Paper No. 7
Presentation Time: 9:00 AM-6:30 PM
PALEOENVIRONMENTAL IMPLICATIONS OF IRON DIAGENSIS IN THE TRIASSIC SHINARUMP MEMBER OF THE CHINLE FORMATION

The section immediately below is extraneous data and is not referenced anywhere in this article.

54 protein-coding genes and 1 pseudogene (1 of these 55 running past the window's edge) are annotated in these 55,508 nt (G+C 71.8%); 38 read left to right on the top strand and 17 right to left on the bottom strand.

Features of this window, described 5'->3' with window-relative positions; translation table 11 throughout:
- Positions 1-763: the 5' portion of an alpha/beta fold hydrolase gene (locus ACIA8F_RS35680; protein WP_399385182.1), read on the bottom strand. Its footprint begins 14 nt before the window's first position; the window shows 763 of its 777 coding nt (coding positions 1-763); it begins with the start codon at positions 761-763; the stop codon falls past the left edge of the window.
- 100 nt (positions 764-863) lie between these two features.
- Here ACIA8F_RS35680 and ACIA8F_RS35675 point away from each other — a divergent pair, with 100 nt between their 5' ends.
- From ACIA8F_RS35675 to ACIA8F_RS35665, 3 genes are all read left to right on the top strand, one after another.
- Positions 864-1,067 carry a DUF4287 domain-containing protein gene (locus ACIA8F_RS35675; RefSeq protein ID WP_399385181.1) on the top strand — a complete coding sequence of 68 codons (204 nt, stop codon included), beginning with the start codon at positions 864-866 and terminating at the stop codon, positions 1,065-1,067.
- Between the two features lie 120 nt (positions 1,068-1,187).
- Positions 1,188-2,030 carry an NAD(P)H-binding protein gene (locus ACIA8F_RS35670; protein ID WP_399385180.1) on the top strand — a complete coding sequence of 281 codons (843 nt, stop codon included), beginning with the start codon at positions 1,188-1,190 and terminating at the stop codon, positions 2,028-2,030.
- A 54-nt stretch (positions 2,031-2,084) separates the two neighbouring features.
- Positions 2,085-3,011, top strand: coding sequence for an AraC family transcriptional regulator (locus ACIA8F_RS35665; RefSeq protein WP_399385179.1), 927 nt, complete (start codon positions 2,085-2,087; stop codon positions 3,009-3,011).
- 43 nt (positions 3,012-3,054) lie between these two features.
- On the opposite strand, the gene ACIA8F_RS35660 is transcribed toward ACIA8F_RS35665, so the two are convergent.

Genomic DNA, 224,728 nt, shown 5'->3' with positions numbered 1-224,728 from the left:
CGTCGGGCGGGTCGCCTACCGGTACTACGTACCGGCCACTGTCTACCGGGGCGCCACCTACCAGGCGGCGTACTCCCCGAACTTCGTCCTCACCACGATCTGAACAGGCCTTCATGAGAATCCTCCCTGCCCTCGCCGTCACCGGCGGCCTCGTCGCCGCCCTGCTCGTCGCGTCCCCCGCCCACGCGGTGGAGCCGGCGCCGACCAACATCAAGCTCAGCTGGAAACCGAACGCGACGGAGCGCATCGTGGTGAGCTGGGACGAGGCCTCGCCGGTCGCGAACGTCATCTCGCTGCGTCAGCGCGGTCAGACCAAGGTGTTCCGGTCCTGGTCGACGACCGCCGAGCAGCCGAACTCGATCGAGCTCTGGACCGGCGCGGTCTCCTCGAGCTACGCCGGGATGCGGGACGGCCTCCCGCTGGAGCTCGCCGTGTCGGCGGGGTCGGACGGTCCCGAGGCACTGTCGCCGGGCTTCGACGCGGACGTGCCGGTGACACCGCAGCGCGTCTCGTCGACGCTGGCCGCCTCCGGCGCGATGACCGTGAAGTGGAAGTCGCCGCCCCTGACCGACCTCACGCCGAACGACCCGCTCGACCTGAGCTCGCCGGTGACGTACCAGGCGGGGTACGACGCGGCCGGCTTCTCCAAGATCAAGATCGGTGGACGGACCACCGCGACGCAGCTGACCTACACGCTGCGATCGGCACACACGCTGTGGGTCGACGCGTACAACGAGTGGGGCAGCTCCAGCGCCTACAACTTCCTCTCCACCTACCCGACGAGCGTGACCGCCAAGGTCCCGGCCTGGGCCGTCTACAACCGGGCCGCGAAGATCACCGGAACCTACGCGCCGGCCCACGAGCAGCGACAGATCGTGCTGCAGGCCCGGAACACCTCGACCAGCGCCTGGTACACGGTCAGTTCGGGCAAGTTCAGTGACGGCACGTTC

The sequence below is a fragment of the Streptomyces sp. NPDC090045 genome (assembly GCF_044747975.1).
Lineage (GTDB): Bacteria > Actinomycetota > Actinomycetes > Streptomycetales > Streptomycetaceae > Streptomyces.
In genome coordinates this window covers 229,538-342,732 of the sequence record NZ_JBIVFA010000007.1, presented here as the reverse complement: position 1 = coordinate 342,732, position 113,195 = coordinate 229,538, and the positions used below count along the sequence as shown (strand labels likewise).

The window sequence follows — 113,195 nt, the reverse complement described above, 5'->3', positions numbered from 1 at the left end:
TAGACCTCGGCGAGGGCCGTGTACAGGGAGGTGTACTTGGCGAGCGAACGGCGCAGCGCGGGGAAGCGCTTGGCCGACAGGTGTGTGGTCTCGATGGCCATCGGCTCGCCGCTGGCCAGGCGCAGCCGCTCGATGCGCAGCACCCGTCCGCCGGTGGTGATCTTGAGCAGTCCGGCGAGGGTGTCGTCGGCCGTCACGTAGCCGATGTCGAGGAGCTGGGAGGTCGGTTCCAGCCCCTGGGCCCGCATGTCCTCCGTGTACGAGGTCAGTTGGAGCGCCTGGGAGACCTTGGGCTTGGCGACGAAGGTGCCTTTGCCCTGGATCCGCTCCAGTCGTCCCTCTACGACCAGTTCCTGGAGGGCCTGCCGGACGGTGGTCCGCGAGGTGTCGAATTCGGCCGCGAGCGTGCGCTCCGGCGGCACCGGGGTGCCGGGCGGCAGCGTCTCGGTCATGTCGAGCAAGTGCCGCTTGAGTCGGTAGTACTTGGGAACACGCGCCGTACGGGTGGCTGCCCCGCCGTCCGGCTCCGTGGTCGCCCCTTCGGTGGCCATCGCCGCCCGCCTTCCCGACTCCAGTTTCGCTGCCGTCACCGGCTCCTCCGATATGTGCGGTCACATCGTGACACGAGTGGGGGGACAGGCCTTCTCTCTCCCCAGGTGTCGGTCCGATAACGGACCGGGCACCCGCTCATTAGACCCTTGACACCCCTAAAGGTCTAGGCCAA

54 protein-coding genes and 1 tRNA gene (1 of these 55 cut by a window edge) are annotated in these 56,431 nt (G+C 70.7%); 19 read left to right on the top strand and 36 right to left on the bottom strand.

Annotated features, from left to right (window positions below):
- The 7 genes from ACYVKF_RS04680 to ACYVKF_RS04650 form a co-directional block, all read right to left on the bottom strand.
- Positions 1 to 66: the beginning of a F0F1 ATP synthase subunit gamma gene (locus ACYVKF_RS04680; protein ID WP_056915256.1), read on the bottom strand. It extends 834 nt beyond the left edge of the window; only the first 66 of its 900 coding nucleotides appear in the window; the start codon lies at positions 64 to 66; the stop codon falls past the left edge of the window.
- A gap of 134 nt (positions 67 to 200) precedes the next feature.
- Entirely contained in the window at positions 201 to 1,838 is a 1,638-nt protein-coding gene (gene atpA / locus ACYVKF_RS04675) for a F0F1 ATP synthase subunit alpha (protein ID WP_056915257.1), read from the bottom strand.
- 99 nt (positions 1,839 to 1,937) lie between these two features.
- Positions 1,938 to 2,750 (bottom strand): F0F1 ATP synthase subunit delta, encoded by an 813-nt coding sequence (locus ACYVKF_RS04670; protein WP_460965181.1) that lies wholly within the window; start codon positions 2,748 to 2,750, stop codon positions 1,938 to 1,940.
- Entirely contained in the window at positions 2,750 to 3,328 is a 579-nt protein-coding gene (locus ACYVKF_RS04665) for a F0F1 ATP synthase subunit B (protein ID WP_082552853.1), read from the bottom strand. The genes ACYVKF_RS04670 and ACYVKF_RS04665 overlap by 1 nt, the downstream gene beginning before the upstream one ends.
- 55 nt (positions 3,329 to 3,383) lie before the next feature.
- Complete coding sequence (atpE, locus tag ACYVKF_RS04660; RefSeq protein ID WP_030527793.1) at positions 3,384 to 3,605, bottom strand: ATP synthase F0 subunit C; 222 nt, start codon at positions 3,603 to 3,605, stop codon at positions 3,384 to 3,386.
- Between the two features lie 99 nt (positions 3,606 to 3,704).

The Shinarump Member of the Chinle Formation in southwestern Utah and northwestern Arizona contains several types of iron accumulations, ranging from 1 cm to 50 cm in diameter, and composed of iron oxide, siderite, and pyrite. Iron oxide is present in different depositional facies, but is most common in channel sandstone bodies as dispersed, rhombic pseudomorphs and as small, discoidal concretions within intraformational conglomerates. Large discoidal, septarian concretions occur in thinly laminated mudstone overbank facies. Several different lines of evidence from the concretions and surrounding sediments indicate that the ferrous carbonate mineral siderite was the precursor mineral for current iron oxide cements. Early diagenetic siderite characteristically forms in conditions that are consistently water-logged, organic-rich and methanic (like those found in present-day swamps and peat bogs). It is typically difficult to find preserved siderite because it quickly dissolves in oxygenated pore waters. We have found little preserved siderite, but physical evidence such as rhomb-shaped iron oxide pseudomorphs indicate its previous distribution. Accumulation of iron oxide in rinds around NNW-SSE trending joints indicate siderite was oxidized long after the Triassic and more likely during Basin and Range deformation (Miocene to Recent). Rattle stones are intraformational clasts that comprise iron-poor, mudstone centers surrounded by iron-oxide cemented rinds. Iron oxide pebbles, are also found in intraformational conglomerates. In thin-section, these pebbles resemble iron-cemented concretions and commonly have sharp edges, suggesting they reworked early oxidized concretions. Septarian concretions display varying fracture networks, iron oxide cement, and calcite fracture fills. Rattle stones, iron oxide pebbles, and septarian in the Shinarump provide valuable clues about over bank deposits and floodplain hydrology. All had precursors composed of early diagenetic siderite. Some were oxidized at shallow depth, during the Triassic (iron-oxide pebbles and septarian concretions), and others (rattle stones and dispersed cements were oxidized long after lithification).